Trading was light across different crypto exchanges on Christmas day and Boxing Day in the U.K.; ether’s price was roughly flat.
Good morning. Here’s what’s happening:
Market moves: Bitcoin moved little, as the market activity was muted over the holiday weekend in the U.S.
Technician’s take (Editor’s note): Technician’s Take is taking a holiday hiatus. In its place, First Mover Asia is publishing the fourth in a series of stories on the year in cryptocurrency markets by CoinDesk markets analyst Damanick Dantes.
Catch the latest episodes of CoinDesk TV for insightful interviews with crypto industry leaders and analysis.
Bitcoin (BTC): $50,818 +0.4%
Ether (ETH): $4,077 -0.2%
S&P 500: $4,725 +0.6%
DJIA: $35,950 +0.5%
Nasdaq: $15,653 +0.8%
Gold: $1,807 +0.1%
Bitcoin, the No. 1 cryptocurrency by market capitalization, retreated to below $50,000, after a “Santa rally” sent it above $51,000 Friday. At the time of publication, bitcoin had regained ground and was hovering around $50,800.
Crypto trading activity was mostly muted on Christmas day and the day after, Boxing Day in the U.K. Bitcoin’s trading volume across major centralized exchanges was low.
Ether and other major alternative cryptocurrencies also moved little over the weekend: At the time of publication, ether was changing hands at about $4,070, slightly down from Friday’s rally to above $4,100.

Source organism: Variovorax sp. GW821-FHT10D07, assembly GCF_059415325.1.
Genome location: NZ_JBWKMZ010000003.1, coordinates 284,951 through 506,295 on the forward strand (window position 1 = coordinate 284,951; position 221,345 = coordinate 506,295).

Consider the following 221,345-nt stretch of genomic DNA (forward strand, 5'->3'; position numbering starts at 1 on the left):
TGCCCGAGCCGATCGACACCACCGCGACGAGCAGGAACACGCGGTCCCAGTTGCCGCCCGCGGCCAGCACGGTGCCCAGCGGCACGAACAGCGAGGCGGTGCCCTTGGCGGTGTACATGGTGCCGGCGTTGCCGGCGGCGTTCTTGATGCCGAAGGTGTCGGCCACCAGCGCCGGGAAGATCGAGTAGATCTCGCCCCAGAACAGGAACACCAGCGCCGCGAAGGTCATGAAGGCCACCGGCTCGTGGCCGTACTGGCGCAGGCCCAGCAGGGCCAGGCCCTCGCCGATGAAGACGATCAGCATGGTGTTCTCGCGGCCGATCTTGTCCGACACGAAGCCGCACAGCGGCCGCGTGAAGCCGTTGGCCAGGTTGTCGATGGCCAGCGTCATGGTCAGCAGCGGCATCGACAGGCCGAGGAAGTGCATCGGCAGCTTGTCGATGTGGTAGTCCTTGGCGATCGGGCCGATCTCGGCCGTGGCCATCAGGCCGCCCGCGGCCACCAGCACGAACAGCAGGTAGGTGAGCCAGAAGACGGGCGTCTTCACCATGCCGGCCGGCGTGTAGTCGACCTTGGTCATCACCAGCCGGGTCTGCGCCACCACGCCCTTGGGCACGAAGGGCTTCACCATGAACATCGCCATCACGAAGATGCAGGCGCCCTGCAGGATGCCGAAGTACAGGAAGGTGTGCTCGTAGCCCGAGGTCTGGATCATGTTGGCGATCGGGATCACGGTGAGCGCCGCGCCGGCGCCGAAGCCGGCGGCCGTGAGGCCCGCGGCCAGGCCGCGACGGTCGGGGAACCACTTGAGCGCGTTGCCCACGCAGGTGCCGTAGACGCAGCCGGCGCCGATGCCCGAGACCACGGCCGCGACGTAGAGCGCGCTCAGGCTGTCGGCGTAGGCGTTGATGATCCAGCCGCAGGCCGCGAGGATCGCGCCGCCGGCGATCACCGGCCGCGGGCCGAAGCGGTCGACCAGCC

Although still down from its 30-day high, polkadot (DOT) was one of the top gainers over the weekend, up over 8% in the past 24 hours.
Year-end market wrap
Market Wrap Year In Review: Remembering Bitcoin’s FUD-Fueled Crash: As crypto markets moved through April and May, many buyers began to cash out as fear, uncertainty and doubt (“FUD”) overwhelmed traders. Concerns included U.S. capital gains taxes on digital assets, bitcoin’s environmental footprint and an outright ban on crypto mining in China.
Hello, Market Wrap readers! During the final two weeks of 2021, we’re using this space to recap the year’s most dramatic moments in cryptocurrency markets – and highlight the key lessons from this fast-evolving corner of global finance. Over a series of eight posts starting on Dec. 20 and running through Dec. 30, we’ll recap what shook crypto markets this year. (For the latest digital-asset prices and news headlines, please scroll down.)
On Wednesday, we recapped how Tesla’s bitcoin acceptance and Coinbase’s direct listing helped send bitcoin’s price to a new all-time high near $65,000, which turned out, in hindsight, to be the market peak. Today, we’ll show how some traders and investors began to cash out in April and May as concerns mounted over U.S. capital gains taxes, bitcoin’s environmental footprint and an outright crypto ban in China. It seemed like the fear, uncertainty and doubt – FUD, or crypto-speak for negative news – was coming all at once.
All it took was a New York Times headline in mid-April that U.S. President Joe Biden was planning to roughly double the tax on capital gains or proceeds earned from selling assets – with provisions deemed unfriendly toward cryptocurrencies – to end hopes of a rally back toward bitcoin’s all-time high near $65,000. After a powerful bull run earlier in the year, bitcoin’s price decline suddenly accelerated.
“The cryptocurrency was already on the defensive,” Pankaj Balani, co-founder and CEO of the Singapore-based Delta Exchange, told CoinDesk in an email at the time. “The tax news invited more profit taking.”